Published byBrianna Lawrence Modified over 7 years ago
Chapter 19: Prepositions, Conjunctions, and Interjections
Chapter 19, Section 1 Attention Grabber... Define Preposition:
You’re mentioning PREPOSITIONS. Define Preposition: They relate words within a sentence. Shows relationships between separate things, including location, direction, cause, & possession. They can be single words or compound instead. (page 402)
Replace the preposition with another preposition
Does the basketball season generally come before the football season? after The standard length of a basketball court is 94 feet, and the width is 50 feet. for A basket attached to a backboard hangs over each end of the court. at
Main Idea: A group of words that includes a preposition & a noun or pronoun. The noun or pronoun following the preposition is called the object of a preposition.
Identify the Prepositional Phrases
College basketball tournaments came into their own in (2) into their own; in 1939 Since that time, players have been setting records. (1) Since that time Players are often named all-American for outstanding performances. (1) for outstanding performances
Preposition or Adverb? Quick tip: Examples:
Prepositions have objects; adverbs do not. Examples: The ball flew through the net. Preposition; object is net We were waved right through. Adverb
Identify the underlined words as preposition or adverb
Have you ever seen a live college basketball game before? adverb A sign outside the arena said my two favorite teams were playing inside. Outside is a preposition; inside is an adverb Come along; let’s get to our seats before the game starts.
19.2 Conjunctions & Interjections
What is the difference between conjunctions and interjections? Conjunction link ideas Interjections add emotion.
Three Types of Conjunction
Coordinating conjunctions Connects similar words together. Correlative conjunctions Connect similar words, but appear in pairs. Subordinating conjunctions Connects 2 complete ideas, but one is more important than the other.
These materials include both food and water.
Identify the conjunction. Is it a coordinating, correlative, or subordinating conjunction? State none if there is no conjunction. The term environment refers to the surroundings of either an individual organism or a community of organisms. either…or; correlative The word surroundings refers to all living and nonliving materials around an organism. and; coordinating These materials include both food and water. Both…and; correlative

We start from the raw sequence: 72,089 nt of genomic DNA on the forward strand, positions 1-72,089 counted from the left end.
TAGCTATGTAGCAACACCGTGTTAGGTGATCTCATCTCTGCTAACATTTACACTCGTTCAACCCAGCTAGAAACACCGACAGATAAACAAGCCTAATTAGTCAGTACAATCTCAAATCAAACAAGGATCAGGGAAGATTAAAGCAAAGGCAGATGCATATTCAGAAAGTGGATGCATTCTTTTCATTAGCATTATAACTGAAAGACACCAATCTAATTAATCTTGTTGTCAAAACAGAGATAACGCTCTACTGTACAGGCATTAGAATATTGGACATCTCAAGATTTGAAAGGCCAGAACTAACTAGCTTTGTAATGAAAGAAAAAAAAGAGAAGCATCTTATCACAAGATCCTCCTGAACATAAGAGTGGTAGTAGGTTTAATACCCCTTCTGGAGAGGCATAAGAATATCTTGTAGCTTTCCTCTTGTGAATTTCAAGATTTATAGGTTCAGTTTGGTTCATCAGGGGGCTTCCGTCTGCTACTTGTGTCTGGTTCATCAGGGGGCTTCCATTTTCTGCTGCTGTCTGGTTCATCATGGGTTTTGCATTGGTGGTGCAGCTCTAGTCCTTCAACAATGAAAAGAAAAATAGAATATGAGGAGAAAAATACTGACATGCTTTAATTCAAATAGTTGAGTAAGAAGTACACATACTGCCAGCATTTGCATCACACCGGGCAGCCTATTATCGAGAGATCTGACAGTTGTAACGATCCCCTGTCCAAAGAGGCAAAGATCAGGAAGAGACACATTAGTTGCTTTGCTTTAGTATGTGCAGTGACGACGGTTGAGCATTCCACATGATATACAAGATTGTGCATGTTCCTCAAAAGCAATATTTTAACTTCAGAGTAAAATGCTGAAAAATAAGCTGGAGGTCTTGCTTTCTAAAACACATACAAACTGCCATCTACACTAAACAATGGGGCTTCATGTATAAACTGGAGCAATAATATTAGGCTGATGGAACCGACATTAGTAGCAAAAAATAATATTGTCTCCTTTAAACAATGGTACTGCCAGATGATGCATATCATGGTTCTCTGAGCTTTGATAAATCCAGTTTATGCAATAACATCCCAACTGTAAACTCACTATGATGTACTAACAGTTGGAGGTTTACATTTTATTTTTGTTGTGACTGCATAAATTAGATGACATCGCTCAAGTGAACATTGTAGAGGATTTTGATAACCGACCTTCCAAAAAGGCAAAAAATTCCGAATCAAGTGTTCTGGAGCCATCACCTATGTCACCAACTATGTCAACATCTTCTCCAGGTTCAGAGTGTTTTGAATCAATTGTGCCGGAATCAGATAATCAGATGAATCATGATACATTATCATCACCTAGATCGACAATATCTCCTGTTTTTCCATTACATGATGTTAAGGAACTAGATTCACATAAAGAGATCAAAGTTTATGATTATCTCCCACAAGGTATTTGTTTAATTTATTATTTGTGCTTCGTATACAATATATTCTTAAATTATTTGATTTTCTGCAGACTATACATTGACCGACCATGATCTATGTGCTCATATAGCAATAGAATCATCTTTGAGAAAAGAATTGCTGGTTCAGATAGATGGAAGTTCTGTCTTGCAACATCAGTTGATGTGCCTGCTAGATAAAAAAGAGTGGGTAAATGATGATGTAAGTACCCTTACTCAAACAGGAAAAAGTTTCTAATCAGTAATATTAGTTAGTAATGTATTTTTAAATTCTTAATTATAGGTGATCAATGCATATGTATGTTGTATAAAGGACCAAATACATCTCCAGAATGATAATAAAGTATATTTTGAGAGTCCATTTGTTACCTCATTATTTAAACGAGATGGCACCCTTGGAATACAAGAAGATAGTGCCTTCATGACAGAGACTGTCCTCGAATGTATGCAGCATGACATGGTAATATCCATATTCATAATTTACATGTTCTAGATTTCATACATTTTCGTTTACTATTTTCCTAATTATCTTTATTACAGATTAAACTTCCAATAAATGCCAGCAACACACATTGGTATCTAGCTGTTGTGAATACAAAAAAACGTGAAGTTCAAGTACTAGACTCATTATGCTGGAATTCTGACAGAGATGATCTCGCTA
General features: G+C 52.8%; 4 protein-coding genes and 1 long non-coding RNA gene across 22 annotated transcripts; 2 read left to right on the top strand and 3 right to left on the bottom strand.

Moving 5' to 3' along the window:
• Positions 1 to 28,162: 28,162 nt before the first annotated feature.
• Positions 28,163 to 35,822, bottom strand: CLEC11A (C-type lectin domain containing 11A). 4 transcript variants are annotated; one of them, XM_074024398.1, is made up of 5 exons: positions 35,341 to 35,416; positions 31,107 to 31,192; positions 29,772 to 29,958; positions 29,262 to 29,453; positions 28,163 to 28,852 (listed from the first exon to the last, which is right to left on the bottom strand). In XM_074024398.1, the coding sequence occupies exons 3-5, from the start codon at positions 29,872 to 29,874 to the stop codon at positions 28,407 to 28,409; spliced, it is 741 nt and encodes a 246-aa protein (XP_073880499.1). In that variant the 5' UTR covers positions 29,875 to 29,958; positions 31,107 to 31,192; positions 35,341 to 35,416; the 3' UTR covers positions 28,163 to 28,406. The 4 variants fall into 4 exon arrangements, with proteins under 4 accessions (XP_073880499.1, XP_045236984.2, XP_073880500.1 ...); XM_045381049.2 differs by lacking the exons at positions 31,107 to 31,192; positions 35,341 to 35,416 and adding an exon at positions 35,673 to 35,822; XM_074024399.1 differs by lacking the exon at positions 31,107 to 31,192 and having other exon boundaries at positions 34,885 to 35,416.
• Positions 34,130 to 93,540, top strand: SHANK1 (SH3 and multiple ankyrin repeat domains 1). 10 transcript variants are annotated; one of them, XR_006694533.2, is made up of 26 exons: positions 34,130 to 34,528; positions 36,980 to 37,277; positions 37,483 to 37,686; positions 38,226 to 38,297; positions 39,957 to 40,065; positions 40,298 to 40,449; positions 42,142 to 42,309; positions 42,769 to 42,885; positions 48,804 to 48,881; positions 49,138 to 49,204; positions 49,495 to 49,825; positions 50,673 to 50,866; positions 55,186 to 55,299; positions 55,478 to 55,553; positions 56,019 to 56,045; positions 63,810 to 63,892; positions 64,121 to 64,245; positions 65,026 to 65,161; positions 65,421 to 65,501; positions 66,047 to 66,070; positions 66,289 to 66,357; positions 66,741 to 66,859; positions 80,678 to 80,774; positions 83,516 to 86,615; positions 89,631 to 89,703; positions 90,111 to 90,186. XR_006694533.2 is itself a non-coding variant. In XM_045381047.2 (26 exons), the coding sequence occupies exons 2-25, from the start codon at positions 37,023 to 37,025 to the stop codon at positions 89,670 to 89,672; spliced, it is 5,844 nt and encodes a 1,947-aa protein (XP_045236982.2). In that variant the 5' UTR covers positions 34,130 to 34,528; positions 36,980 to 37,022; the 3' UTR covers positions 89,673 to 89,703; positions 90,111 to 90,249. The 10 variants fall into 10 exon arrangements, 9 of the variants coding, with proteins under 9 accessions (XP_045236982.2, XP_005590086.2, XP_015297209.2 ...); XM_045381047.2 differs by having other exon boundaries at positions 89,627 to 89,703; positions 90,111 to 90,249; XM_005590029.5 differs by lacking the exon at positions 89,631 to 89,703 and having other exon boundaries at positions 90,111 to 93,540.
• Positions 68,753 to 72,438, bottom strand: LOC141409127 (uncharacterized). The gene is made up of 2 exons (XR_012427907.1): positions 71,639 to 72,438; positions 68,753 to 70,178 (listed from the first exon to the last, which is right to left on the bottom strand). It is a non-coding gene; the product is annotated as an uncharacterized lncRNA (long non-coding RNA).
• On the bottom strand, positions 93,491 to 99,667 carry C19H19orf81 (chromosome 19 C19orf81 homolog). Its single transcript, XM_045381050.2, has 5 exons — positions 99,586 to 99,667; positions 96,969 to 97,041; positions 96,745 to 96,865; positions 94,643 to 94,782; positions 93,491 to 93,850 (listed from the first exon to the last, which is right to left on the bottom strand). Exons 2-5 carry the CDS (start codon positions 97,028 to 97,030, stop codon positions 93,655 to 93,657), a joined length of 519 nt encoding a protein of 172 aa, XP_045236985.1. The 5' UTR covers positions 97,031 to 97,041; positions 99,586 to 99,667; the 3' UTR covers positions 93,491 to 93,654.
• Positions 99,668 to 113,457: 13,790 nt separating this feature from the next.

Identify the conjunction
Identify the conjunction. Is it a coordinating, correlative, or subordinating conjunction? An organism is influenced not only by its immediate surroundings but also by physical forces. Not only…but also; correlative When we use the word environment, we often think about the adverse effects of human activities. When; subordinating Environmental groups work to prevent or lessen damage caused by human activities. or; coordinating
Conjunctive Adverbs Def: Acts as a conjunction to connect complete ideas. Example: Human activities sometimes having damaging effects on the environment; therefore, society develops ways to prevent or lessen these damages. therefore is a conjunctive adverb
Identify the Conjunctive Adverb
Humans produce all kinds of waste; recycling is one way to reduce waste accumulation. Rewritten: Humans produce all kinds of waste; therefore, recycling is one way to reduce waste accumulation.
Interjections Def: A word that expresses emotion or feeling; it functions independently of a sentence. Example: (disappointment) Look at the garbage on the ground. Oh, look at the garbage on the ground. (pain) That burns. Ouch! That burns.
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